My brother’s wife’s sister’s daughter (aka, my sister in law’s niece) gave birth to a new baby on Christmas day. (I have no idea what that makes her to me – a cousin twice removed by marriage? Twin sons of different mothers? Nothing?) Despite our best suggested names for a baby born on Christmas day texted to them while she was in delivery – such as Holly or Ivy if it was a girl, Nicholas, Ebenezer or Jacob if it were a guy – they went and named her Hattie Lynn. Born into the world 3 weeks early, baby Wiegert is doing fine and weighed in at 7lbs, 7 oz.
And if you have ever had kids, or, like me, been around families when they have their first born, you know where they are right now. Smack dab in the middle of dealing with the NEW NORMAL. Everything is wrapped around little Hattie. Lizzie and Andy are learning the rhythm of eating and sleeping and changing diapers; learning the wonder of holding that tiny child, attentive to every stretch and yawn, watching every facial expression, and doing the best to surround that new life with love in every possible way. The new normal means that every moment, every decision gets weighed in light of that “other” who is born into their hearts and lives and realities. It is a wonderful kind of new normal that they are happy to deal with.
That got me to thinking: what would it be like for us to walk through our days like that? What if we approached the unfolding of this year with the same gentleness, the same awe, the same wonder as my sister in-law’s niece will? What if we allowed this New Year to be an experience of ‘a new normal’ for us?
In some ways, it already is. The world is different, but not necessarily better because of the events in Newtown, CT. I am pretty sure that no one wants that to become the new normal. So will we let those events make us look as deeply into our culture of violence as Andy and Lizzie look into little Hattie’s face?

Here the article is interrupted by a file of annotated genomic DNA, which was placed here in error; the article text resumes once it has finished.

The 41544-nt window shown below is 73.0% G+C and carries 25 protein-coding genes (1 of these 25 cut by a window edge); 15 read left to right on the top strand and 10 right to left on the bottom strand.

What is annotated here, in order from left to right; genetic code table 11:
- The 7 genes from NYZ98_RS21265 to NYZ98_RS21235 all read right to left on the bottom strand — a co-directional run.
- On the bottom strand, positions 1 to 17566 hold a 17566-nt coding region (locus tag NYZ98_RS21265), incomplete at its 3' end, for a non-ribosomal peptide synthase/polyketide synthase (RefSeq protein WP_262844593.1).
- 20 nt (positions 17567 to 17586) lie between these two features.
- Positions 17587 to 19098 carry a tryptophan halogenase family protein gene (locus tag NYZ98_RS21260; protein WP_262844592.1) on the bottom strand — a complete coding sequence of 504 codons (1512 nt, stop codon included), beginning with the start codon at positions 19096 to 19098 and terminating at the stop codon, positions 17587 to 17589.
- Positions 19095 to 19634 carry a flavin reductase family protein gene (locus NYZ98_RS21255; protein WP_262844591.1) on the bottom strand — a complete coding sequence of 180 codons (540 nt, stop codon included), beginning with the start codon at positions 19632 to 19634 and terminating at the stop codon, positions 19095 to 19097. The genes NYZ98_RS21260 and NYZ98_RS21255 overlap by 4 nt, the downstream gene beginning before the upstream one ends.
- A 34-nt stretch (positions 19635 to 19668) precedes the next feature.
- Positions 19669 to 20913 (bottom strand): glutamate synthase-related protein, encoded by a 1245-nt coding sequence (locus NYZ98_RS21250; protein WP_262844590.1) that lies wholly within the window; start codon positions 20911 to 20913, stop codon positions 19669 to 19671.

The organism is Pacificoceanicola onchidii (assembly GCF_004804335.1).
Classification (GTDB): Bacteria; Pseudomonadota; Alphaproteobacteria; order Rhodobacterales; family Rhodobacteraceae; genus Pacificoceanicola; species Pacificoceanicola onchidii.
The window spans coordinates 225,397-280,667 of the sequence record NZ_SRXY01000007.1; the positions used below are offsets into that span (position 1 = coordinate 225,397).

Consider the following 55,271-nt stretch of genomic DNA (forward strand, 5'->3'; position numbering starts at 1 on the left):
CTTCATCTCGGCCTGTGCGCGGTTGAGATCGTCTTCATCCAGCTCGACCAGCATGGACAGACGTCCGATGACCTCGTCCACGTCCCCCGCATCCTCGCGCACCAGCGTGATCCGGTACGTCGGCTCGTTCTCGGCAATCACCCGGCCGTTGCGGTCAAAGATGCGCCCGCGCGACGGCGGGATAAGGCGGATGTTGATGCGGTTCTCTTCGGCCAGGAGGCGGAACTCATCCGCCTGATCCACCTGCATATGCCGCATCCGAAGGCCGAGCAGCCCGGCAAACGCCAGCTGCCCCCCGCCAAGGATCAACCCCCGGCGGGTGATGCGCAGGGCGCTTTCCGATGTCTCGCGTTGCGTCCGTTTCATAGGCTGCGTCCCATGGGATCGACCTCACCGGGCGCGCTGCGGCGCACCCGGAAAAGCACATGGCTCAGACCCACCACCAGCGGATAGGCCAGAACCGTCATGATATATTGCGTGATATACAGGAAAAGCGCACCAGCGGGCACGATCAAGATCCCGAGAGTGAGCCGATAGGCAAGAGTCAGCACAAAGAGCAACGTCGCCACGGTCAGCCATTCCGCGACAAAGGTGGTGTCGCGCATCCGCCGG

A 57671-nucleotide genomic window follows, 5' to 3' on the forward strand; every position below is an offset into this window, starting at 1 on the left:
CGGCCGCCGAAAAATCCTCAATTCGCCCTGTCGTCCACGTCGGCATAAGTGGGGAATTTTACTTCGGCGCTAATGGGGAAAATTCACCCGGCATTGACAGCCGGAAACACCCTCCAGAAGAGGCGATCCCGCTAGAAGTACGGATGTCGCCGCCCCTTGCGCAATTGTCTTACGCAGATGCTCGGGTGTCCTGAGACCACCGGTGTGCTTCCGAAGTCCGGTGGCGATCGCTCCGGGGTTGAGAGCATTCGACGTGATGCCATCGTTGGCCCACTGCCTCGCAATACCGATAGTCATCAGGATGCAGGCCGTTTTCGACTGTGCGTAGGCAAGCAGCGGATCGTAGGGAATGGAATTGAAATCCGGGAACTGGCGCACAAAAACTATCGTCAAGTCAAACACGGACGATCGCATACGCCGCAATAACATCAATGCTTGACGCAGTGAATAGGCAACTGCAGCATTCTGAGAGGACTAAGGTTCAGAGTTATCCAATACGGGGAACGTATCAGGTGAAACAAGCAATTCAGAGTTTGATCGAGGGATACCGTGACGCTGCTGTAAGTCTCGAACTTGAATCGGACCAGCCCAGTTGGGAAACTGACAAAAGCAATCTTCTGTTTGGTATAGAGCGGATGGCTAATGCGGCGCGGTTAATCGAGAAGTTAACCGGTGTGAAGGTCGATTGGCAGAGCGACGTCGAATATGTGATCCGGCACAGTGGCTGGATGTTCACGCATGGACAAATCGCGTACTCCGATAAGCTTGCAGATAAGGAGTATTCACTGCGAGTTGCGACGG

What policies will we push for, to bring a different normal into our world?
In my own world, this is my 13th year at the Newman Center, and my 11th as pastor here. I confess, it is easy to become comfortable and perhaps a bit complacent in leading. I know the rhythm and routines. I know who to call in emergency. I think I know what it is to preach. But, do I approach my prayer in the same way Andy and Lizzie approach looking into Hattie’s face – alert for every wrinkle, every change in mood, every new expression and movement of the Spirit. Or do I already know what I will see there? A new normal is a good thing, I think…
Mary knew about several “new normals” in her first days and years with baby Jesus. Making an 11 day journey from Bethlehem where she was for the census and the birth back to Nazareth with a newborn. Pulling up stakes to flee to Egypt with the only evidence being Joseph’s dream. Leaving Egypt to return to Nazareth. Yet, as we hear from St. Luke, in the midst of all these new normals, she kept “all these things, reflecting on them in her heart.” That is what allows her that freedom to trust in God. In that reflecting, she realized that she didn’t have to know what New Normal would be next. She did not have to have it all scripted out or prepared. Rather, she simply had to be faithful to each new moment, each new twist and turn in her life, because she knew that God would do the rest.
So whether the “New Normal” is as exciting as a new baby or as troubling as news from a doctor or headlines from Newtown Connecticut, what Mary teaches us is that there is never a moment when God was not a part of our lives, guiding us and leading us. Because of that, we can celebrate all the days that lie ahead.
Happy New Year. And moreover, Happy New Normal, whatever that may look like in your world…